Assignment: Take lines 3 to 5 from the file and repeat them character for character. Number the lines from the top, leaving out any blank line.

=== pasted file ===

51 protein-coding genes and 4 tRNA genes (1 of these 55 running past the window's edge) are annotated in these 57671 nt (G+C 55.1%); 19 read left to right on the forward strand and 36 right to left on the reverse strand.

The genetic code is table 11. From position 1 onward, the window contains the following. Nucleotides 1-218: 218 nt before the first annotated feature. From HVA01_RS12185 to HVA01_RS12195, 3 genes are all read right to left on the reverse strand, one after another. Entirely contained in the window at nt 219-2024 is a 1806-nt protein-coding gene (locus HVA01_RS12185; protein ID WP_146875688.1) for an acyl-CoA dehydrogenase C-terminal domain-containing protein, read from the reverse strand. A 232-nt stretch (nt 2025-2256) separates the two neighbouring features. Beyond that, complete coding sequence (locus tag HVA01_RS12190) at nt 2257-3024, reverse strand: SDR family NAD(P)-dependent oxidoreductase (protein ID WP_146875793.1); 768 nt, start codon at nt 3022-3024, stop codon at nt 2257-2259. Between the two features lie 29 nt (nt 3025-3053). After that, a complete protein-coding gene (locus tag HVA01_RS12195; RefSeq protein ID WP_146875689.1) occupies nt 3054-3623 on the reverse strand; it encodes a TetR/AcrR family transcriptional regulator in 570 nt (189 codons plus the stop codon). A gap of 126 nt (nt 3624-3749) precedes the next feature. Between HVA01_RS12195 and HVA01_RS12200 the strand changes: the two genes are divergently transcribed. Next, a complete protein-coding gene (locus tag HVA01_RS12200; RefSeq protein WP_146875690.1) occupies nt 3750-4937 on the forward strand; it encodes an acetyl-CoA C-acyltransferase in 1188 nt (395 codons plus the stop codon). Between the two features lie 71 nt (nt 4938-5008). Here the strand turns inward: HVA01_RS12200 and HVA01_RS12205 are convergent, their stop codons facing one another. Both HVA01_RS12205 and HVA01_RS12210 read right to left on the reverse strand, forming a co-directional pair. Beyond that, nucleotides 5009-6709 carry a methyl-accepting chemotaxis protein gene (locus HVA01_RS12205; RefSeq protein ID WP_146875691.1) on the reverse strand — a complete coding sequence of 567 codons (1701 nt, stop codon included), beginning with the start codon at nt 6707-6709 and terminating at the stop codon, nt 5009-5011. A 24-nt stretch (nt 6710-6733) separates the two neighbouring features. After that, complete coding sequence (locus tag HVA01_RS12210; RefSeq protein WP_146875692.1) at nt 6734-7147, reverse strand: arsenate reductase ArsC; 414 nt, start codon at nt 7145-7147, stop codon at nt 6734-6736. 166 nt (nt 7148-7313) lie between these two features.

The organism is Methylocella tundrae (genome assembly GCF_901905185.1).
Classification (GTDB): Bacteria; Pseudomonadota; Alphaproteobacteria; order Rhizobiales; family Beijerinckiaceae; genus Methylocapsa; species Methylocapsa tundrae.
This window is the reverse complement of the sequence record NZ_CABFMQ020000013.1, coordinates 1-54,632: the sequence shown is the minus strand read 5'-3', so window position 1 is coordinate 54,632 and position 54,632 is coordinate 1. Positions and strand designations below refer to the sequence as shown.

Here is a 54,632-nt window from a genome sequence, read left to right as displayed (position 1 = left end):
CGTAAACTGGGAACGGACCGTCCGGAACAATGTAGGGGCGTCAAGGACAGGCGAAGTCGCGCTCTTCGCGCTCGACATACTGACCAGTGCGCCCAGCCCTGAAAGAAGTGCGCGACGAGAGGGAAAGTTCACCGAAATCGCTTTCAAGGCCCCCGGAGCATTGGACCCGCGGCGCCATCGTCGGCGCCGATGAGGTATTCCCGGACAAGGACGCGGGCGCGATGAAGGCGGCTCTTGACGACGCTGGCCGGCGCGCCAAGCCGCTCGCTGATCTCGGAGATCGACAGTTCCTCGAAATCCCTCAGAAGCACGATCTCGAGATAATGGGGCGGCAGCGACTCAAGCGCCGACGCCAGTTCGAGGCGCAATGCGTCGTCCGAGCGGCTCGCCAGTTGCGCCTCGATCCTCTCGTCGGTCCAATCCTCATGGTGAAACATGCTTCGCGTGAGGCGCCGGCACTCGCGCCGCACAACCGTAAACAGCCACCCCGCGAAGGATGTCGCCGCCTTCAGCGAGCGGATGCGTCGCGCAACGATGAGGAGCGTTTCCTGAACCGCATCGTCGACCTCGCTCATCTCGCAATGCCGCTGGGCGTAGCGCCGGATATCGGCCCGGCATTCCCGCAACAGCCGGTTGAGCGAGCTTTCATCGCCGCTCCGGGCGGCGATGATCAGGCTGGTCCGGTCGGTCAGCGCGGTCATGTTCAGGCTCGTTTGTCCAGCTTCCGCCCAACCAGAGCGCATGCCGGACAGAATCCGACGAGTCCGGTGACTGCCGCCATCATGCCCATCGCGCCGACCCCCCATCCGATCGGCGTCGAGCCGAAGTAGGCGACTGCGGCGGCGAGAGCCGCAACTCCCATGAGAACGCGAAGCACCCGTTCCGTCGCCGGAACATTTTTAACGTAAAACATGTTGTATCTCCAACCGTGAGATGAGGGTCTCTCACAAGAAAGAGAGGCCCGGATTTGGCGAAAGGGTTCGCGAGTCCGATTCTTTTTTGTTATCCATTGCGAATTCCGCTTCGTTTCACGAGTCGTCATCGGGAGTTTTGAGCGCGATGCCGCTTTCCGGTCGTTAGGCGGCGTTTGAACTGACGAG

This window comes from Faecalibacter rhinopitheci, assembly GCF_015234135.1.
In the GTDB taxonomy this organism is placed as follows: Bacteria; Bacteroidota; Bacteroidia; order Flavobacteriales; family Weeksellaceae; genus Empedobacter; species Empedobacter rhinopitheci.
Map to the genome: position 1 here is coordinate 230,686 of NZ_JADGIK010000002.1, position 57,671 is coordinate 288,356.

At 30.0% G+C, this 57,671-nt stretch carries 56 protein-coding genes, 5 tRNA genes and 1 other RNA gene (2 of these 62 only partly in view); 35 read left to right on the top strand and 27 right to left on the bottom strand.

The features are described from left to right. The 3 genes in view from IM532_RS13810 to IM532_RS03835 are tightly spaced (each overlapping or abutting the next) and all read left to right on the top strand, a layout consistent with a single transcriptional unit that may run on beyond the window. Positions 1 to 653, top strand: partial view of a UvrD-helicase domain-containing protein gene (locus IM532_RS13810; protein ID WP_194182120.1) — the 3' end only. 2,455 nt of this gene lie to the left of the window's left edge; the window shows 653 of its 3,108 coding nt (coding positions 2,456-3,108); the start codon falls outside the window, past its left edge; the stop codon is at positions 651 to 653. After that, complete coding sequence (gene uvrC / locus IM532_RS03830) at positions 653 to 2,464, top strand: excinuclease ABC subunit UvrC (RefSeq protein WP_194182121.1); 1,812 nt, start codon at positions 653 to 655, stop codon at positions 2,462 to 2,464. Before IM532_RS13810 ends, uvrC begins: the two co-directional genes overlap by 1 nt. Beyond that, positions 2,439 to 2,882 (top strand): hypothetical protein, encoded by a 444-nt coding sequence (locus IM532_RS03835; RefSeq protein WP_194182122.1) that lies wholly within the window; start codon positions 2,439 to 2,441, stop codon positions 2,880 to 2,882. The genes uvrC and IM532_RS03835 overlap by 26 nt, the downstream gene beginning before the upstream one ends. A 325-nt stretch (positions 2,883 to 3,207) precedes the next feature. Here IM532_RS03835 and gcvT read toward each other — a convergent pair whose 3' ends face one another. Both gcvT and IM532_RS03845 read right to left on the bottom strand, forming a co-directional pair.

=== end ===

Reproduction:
The organism is Methylocella tundrae (genome assembly GCF_901905185.1).
Classification (GTDB): Bacteria; Pseudomonadota; Alphaproteobacteria; order Rhizobiales; family Beijerinckiaceae; genus Methylocapsa; species Methylocapsa tundrae.
This window is the reverse complement of the sequence record NZ_CABFMQ020000013.1, coordinates 1-54,632: the sequence shown is the minus strand read 5'-3', so window position 1 is coordinate 54,632 and position 54,632 is coordinate 1. Positions and strand designations below refer to the sequence as shown.